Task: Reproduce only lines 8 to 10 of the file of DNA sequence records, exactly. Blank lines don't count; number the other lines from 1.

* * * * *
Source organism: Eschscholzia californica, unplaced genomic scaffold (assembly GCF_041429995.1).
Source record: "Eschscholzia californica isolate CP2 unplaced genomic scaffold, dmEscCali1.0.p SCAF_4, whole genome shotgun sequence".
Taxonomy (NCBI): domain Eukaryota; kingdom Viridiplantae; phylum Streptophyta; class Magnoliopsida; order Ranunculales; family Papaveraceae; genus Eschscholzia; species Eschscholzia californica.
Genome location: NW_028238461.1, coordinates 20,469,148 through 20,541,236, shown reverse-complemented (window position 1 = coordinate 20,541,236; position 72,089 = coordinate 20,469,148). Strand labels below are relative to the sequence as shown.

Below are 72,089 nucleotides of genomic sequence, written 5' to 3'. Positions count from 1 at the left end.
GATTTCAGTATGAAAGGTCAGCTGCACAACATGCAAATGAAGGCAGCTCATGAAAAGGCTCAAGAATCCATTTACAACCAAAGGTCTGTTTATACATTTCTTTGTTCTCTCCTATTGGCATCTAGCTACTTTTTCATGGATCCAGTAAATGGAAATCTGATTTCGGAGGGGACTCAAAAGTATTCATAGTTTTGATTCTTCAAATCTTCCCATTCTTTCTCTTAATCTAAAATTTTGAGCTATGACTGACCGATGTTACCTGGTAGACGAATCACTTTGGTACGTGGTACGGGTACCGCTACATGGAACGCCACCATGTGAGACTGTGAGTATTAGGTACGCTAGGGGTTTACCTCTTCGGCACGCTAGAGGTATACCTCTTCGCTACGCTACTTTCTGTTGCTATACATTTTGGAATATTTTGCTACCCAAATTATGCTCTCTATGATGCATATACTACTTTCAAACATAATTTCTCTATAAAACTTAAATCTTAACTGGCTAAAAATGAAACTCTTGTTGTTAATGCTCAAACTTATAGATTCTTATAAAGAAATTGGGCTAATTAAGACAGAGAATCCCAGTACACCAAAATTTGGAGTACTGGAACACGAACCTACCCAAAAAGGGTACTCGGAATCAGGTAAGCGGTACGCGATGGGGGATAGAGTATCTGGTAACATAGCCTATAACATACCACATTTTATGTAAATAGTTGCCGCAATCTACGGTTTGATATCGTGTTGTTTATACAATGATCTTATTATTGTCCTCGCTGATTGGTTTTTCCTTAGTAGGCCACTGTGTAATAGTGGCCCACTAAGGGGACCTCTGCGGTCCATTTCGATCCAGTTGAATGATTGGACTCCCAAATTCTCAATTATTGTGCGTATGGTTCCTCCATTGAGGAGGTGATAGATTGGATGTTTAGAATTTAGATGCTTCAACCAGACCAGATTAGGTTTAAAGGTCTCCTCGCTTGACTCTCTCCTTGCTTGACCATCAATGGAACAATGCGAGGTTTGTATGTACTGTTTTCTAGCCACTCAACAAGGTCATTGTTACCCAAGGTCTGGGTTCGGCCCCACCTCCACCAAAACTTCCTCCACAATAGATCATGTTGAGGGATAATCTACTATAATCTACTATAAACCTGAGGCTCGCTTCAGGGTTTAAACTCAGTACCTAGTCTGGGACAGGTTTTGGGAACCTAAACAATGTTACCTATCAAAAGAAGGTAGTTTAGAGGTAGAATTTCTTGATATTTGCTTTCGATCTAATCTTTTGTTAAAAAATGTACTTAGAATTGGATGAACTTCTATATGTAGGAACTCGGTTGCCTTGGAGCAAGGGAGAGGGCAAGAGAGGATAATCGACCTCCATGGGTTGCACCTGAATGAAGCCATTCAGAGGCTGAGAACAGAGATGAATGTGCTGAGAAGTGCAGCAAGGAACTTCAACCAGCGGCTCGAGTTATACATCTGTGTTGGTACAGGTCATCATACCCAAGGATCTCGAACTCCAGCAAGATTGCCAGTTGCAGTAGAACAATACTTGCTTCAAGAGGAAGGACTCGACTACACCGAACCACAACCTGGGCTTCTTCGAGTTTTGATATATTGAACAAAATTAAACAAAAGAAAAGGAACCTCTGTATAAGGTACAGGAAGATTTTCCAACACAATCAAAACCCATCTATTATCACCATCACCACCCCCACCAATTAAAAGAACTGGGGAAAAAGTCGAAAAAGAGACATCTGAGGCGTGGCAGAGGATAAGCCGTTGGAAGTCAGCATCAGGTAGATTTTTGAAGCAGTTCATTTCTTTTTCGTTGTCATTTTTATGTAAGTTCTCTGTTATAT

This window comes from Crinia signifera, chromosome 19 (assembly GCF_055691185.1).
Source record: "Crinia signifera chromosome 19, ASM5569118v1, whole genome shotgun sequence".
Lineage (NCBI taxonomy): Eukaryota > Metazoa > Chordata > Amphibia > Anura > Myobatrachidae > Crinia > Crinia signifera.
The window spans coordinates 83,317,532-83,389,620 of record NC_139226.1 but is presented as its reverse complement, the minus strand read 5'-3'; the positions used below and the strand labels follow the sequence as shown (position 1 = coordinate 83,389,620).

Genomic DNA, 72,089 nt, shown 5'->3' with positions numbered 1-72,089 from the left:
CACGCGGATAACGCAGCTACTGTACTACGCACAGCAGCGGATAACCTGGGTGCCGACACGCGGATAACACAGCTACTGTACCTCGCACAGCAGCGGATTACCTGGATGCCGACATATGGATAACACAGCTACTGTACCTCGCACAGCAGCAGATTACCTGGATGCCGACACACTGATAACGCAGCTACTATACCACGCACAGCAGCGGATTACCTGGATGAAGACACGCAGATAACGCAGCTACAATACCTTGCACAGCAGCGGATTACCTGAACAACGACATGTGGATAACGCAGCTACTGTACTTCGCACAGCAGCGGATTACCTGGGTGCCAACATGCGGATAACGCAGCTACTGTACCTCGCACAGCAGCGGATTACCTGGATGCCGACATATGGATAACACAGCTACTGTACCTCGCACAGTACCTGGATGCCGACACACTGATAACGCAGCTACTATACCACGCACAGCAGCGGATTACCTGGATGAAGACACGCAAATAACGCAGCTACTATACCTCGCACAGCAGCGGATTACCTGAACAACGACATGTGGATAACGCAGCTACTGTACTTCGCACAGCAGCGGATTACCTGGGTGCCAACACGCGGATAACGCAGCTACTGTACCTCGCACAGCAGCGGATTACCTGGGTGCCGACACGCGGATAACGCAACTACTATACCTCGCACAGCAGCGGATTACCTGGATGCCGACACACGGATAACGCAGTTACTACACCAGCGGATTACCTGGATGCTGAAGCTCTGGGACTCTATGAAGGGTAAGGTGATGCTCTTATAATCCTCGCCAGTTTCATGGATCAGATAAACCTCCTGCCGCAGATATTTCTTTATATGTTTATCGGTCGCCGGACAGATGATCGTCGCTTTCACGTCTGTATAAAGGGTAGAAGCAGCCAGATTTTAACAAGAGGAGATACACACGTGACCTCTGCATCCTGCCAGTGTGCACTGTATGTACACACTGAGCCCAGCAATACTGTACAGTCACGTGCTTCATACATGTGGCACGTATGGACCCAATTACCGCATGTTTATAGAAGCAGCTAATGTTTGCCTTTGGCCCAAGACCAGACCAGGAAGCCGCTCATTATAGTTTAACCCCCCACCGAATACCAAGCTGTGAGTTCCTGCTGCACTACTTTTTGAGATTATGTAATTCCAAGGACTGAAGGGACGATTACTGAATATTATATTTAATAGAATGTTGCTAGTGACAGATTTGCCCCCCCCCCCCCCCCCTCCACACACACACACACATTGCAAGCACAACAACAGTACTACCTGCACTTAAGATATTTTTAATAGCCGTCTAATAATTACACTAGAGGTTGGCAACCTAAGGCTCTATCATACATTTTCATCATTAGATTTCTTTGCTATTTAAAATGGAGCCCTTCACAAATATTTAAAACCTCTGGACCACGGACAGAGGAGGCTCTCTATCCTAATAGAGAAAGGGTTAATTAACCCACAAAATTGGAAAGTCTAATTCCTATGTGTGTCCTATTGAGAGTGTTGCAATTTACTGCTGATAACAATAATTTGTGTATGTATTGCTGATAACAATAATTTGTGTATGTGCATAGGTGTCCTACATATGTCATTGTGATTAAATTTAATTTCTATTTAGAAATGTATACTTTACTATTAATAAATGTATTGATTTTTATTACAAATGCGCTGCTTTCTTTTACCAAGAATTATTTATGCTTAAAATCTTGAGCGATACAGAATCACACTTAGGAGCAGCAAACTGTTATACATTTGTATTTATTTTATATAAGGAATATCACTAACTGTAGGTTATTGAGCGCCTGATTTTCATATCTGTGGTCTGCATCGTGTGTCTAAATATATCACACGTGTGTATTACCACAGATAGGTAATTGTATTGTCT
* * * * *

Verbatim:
Source record: "Crinia signifera chromosome 19, ASM5569118v1, whole genome shotgun sequence".
Lineage (NCBI taxonomy): Eukaryota > Metazoa > Chordata > Amphibia > Anura > Myobatrachidae > Crinia > Crinia signifera.
The window spans coordinates 83,317,532-83,389,620 of record NC_139226.1 but is presented as its reverse complement, the minus strand read 5'-3'; the positions used below and the strand labels follow the sequence as shown (position 1 = coordinate 83,389,620).